2456 Exterior House Flat Roofline Design Photos And Ideas

The house is a glass box that appears to float over the highest point in Bilzen, Belgium. The subterranean bedrooms are cut into a knoll, a move inspired by the hilly region’s roads, which were traditionally dug into the landscape.
“A conglomeration of boxes around a bit of a pitched roof” is how Mark describes his transformation of the 1920s Los Angeles bungalow. Inverting the traditional layout, he set the private rooms in the front and a large, open living area in the rear.
Charred Siberian timber complements the original brick home.
The green roof over the one-story living area blends the home into the bushland.
A bridge connects the home’s two volumes, which are divided between private and public spaces. The private spaces are protected through a series of screens and shading devices, while the main public living spaces are fluidly open to the outdoors.
Approaching the home from above, guests encounter a green roof that feels united with the landscape beyond. The entry sequence presents purposefully framed views that hide and reveal the lake.
A two-story, timber volume holds the private areas while a one-story concrete pavilion is more social and communal. Large openings blend indoor and outdoor spaces while allowing coastal breezes to become part of the home environment.
A launch pad for the homeowner’s adventurous lifestyle, Wallis Lake House has an outdoor shower at the lower-level entry so Adam can rinse off before he steps inside.
“The void in the veranda and deck creates a spectacular shaft of light that cuts across the shiny aluminum surface, reflecting rippled patterns into the house,” adds Mulla.
The young lancewoods in the sunken garden to the right of the deck are among Mulla’s favorite features of the home. “They will eventually grow through an opening through the roof and add to the light display.”
The metallic skin and white surfaces amplify the home’s radiant golden glow—even at night.
“Mill-finished aluminum cladding was allowed for fast and efficient construction, and it also creates soft reflections of the garden and the ever changing color of the sky in its surface,” says the firm.
The new west-facing extension is wrapped in a mill-finished aluminum skin that changes color throughout the day and seasons. In the summer, the silver facade reflects a rose-colored glow, and in winter it shines a cool blue.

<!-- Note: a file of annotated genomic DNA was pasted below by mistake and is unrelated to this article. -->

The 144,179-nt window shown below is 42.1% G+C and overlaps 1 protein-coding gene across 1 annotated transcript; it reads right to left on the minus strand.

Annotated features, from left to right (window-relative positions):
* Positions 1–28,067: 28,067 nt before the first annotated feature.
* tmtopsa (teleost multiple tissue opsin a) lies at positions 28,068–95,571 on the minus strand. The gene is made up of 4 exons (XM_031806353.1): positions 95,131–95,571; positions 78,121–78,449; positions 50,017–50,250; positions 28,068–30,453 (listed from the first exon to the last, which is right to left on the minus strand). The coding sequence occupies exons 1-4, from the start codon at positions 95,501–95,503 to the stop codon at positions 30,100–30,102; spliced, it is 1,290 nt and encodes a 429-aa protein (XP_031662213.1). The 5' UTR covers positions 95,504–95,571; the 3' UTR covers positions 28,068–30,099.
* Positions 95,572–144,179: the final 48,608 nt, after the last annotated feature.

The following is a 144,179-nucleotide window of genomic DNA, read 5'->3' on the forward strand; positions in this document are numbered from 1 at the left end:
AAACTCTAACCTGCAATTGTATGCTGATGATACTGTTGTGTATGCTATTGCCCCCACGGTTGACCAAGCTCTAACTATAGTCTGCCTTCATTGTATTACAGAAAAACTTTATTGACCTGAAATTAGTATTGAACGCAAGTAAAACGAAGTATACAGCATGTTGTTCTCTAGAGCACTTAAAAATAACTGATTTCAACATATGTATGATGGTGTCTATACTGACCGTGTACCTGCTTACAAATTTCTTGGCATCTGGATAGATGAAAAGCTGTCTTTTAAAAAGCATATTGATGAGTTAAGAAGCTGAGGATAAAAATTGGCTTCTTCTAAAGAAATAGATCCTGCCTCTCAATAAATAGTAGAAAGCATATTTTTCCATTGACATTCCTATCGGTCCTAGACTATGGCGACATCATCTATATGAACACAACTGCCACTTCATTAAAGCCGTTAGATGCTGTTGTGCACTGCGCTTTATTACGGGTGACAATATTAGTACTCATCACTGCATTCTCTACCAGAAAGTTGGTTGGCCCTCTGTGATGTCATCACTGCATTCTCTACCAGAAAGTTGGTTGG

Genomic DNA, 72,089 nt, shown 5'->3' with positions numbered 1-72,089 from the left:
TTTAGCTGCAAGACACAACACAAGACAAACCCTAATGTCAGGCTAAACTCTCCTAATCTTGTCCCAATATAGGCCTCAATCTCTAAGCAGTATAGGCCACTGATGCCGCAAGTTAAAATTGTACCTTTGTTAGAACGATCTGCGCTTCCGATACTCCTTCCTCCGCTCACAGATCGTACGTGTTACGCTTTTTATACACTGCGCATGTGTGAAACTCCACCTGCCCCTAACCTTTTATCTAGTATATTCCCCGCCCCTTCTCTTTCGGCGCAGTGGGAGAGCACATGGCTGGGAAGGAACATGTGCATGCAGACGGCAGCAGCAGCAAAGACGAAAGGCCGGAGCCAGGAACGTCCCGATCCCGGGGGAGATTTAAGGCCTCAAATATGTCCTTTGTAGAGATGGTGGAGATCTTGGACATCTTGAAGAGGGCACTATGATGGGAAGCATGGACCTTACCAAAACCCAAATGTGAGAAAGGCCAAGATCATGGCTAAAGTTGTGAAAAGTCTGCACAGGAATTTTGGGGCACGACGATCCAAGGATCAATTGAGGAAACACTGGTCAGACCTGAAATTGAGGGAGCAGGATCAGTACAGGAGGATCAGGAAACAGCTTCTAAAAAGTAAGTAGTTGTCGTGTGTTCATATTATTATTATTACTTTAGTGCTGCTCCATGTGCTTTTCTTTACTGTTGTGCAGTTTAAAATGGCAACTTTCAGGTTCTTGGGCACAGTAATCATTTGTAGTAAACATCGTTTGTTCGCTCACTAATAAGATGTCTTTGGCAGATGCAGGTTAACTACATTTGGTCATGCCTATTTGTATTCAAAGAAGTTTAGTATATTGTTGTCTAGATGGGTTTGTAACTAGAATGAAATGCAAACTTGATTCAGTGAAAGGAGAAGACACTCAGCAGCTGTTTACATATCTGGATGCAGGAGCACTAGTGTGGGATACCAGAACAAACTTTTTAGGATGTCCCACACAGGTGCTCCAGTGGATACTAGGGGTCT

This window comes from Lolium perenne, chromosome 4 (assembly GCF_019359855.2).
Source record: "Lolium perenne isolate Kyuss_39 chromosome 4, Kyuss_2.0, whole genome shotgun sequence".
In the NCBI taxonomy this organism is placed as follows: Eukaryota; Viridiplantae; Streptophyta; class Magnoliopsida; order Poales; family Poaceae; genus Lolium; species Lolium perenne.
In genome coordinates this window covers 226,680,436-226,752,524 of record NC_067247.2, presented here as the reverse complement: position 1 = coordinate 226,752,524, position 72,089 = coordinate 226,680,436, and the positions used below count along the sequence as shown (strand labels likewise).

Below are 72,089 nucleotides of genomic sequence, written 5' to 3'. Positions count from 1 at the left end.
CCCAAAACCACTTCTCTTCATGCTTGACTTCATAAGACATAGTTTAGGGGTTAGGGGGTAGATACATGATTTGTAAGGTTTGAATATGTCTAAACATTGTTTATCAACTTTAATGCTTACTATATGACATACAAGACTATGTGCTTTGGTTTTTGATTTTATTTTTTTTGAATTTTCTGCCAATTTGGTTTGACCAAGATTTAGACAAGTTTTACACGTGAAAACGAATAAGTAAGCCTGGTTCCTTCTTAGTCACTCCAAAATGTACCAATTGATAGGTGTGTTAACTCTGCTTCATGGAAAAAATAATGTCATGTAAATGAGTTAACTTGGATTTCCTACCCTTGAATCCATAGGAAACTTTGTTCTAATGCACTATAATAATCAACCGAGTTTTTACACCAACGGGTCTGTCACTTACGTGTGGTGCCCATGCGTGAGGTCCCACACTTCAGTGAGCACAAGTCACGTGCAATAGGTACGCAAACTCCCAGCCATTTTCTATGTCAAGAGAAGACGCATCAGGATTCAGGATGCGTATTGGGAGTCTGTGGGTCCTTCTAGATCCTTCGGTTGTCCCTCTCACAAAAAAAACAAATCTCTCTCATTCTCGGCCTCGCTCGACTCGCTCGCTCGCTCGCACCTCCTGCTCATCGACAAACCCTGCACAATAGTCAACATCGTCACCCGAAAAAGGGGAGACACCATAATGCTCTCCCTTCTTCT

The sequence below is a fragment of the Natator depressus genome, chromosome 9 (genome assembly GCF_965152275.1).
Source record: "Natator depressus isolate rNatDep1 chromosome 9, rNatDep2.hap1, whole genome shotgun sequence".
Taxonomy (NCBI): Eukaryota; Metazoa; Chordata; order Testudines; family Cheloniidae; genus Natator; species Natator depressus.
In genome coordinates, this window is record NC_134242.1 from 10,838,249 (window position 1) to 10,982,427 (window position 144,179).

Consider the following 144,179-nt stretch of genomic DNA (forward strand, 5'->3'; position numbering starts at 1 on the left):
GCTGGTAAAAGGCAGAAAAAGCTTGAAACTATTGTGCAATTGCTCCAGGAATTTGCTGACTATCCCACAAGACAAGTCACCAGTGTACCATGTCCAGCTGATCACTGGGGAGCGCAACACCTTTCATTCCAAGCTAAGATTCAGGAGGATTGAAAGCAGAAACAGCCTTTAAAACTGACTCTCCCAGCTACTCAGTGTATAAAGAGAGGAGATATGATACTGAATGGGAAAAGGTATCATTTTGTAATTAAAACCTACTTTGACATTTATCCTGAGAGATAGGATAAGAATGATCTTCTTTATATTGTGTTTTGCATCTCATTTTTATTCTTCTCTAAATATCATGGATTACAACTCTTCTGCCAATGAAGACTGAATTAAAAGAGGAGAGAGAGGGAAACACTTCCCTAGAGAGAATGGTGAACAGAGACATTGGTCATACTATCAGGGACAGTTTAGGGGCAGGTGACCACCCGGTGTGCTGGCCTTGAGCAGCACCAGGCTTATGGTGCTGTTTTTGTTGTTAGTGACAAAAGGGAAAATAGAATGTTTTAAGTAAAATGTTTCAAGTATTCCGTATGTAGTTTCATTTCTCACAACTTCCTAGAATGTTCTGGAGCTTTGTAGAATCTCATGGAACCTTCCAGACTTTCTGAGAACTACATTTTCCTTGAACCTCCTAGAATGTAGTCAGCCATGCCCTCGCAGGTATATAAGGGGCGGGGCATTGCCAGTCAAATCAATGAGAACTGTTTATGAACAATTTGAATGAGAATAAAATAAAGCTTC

Vitex decking by Rosenfeld Kidson lines the L-shaped deck.
The deep roof overhang provides protection from the sun and bounces reflected yellow light from the floor.
Glazed doors slide open to seamlessly connect the living spaces with the outdoors.
Previously, the residents needed to go down a steep staircase to reach the garden. The new extension lowers the floor level to make the landscape much more accessible.
A view of the parklike retreat from the backyard pool shows how the glass-enclosed entryway connects the living and sleeping areas.
"The use of materials, the careful details, the integrated sense of place, the weaving together of inside and out, and creating a special home that the clients love make this a special story for me," Epstein notes fondly.
As night falls, the home lights up like a lantern, enhancing the warm glow of the wood ceiling. Immense clerestory windows and glass sliders connect the home to the outdoors.
Built to commune with its scenic surroundings, this sustainable home embodies understated luxury.
The all-glass room provides views of the neighboring lake.
Metal details accent the home’s pared-down material palette.
A perforated metal screen allows the family to “see people on the street—but they can’t see the other direction into the house,” Lazor says.
The long, low home sits unobtrusively atop the ridge. Large areas of glazing open the home to the landscape to the south.
An enclosed porch with a fireplace sits between the living wing and the services wing, providing a pivotal point from which the home fans out.
The simple, affordable material palette allows the home to sit comfortably within the natural landscape.
The home is oriented to take in views of Mount Canobolas in the Great Dividing Range. With an elevation of 4,577 feet, the extinct volcano is the highest mountain in the region.